According to the spreadsheets, most forms of urban transit became a little more energy efficient in 2014. I suspect declining fuel prices will produce some different results for 2015. Transit ridership is falling, so transit’s energy efficiency per passenger mile is likely to decline, as is Amtrak’s. If falling fuel prices allowed airlines to keep fares lower and fill more seats, airline fuel efficiencies may increase.
The share of American workers who live in households with no vehicles yet nonetheless drive alone to work grew from 20.4 percent in 2014 to 20.9 percent in 2015, according to the latest American Community Survey. This growth came at the expense of slight declines in carpooling, transit, work-at-homes, and “other” (taxi, bicycle, motorcycle), while walking to work increased slightly. No one knows for certain how people with no cars drive alone to work, but most probably use employer-supplied vehicles.
You can download 2015 commuting data by numbers of vehicles in the household for the nation, states, and counties, cities and other places, and urbanized areas. For comparison, 2014 data for the nation, states, and counties, cities, and urbanized areas are also available.
Only 4.5 percent of American workers live in households with no vehicles, a share that remained stable from 2014 to 2015. Nearly a third of them are in the New York urban area. Outside of the New York area, the only places with double-digit vehicle-less households tend to be in the Boston, San Francisco-Oakland, and Washington, DC urban areas.
For the United States as a whole, the value of a median-priced owner-occupied home increased from 2.7 times median family incomes in 2013 to 2.8 times in 2014. The 2014 numbers are from the 2015 American Community Survey, which estimates both home values and family incomes for the year before the survey. In the survey, median family incomes are found in table B19101 while median home values are in table B25077.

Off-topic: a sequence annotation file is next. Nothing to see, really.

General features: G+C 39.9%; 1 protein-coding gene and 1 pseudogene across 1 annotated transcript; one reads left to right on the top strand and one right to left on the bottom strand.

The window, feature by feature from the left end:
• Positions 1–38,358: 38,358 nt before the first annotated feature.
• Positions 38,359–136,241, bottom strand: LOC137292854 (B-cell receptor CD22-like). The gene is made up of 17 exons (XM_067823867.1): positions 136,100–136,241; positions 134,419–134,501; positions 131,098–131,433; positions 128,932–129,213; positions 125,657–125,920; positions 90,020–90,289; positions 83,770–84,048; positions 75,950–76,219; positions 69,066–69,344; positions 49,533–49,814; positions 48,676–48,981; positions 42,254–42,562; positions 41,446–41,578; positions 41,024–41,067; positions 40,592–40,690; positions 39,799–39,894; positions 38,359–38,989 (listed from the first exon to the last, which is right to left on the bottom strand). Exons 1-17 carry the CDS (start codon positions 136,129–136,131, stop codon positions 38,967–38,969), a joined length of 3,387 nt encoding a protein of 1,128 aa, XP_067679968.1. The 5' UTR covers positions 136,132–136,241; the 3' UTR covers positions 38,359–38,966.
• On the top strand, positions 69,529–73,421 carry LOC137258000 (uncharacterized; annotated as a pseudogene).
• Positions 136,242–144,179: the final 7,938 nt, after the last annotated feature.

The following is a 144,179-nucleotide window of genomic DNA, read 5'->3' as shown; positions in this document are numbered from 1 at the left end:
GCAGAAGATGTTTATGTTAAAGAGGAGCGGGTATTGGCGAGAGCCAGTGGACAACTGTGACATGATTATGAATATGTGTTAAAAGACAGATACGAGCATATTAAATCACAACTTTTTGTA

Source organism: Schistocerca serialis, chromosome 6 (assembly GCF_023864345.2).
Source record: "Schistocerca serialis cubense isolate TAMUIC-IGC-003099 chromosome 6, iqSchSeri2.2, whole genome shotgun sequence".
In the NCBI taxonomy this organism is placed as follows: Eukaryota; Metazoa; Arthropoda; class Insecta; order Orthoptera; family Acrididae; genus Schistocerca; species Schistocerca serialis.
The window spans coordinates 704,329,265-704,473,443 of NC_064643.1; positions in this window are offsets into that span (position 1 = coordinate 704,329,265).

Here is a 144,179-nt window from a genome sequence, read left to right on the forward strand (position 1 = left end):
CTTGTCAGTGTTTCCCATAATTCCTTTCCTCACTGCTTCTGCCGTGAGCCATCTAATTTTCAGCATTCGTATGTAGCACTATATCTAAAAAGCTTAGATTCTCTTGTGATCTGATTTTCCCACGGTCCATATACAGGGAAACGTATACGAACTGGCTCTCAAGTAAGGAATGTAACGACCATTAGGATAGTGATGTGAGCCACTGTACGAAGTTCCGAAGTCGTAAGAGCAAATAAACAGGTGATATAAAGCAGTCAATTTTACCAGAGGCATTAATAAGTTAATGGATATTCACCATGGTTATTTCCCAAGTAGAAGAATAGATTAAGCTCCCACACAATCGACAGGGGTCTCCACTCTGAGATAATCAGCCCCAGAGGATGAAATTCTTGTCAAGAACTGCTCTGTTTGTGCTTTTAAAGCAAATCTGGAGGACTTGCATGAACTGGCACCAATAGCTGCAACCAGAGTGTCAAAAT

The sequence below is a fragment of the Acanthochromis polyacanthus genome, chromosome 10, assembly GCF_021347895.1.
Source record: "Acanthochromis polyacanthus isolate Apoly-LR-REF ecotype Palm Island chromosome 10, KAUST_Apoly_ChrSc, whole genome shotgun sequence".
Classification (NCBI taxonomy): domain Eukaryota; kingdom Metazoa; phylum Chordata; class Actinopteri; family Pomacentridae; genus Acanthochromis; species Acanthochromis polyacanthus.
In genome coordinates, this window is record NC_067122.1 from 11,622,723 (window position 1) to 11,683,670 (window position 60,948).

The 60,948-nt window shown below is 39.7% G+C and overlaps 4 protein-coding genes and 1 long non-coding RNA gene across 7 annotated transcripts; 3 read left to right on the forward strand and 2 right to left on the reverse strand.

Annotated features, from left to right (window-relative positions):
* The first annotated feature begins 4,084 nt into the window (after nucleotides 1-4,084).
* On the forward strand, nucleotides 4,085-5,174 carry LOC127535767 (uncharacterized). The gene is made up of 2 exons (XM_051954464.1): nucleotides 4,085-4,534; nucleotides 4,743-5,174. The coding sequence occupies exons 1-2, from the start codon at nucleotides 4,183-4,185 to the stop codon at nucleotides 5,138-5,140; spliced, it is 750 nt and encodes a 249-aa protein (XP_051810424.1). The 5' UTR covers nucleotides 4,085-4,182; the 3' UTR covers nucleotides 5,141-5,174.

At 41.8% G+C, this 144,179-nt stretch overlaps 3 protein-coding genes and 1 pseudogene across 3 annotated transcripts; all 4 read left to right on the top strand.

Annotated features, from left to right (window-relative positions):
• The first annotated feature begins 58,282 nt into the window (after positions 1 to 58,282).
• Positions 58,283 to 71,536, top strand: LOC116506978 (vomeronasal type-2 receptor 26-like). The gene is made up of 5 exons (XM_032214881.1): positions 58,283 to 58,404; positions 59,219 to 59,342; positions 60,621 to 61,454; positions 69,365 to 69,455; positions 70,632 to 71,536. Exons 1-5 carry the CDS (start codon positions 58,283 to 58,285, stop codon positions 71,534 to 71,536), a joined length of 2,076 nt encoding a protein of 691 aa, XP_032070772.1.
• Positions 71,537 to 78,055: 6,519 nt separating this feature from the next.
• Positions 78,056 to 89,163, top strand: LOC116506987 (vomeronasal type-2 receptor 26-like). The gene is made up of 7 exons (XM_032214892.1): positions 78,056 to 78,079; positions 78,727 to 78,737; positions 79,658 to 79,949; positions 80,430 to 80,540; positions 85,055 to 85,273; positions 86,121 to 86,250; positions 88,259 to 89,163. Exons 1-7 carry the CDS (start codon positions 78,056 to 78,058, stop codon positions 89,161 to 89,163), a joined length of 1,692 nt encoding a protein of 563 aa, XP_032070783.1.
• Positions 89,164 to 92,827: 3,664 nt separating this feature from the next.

You can download my spreadsheets combining data from these two tables from the 2015 survey (which, remember, are for 2014) for the nation, states, and counties, urbanized areas, and cities and other places. For comparison, data for 2013 (from the 2014 survey) can be downloaded for nation, states, and counties, urbanized areas, and cities and other places.
In places where land for new housing is abundant, value-to-income ratios tend to hover around 2. Value-to-income ratios above 3 suggest real or artificial limits on the ability of homebuilders to meet the demand for new housing. While the national ratio of 2.8 is worrisome, many states are well under this ratio.
The share of commuters driving alone to work grew from 80.0 percent in 2014 to 80.3 percent in 2015, according to the Census Bureau’s American Community Survey. This increase came at the expense of carpoolers; the share of people taking transit, walking, and cycling remained the same.
The Census Bureau posted 2015 data early this month, giving data junkies lots of information to play with. The bureau has conducted the American Community Survey every year since 2005 based on surveys sent out to about 3.5 million households each year. This makes it far more reliable than a typical poll, which usually surveys only a few hundred people. However, the data should still be used with caution for small categories, such as the number of Latinos living in households with no cars who walk to work in Buffalo, New York.
To save you time, the Antiplanner has downloaded journey-to-work data, table B08301, for the nation, states, and counties, urbanized areas, and cities and other places. For comparison, I’ve also posted the same raw data for 2014: nation, states, and counties, urbanized areas, and cities and other places.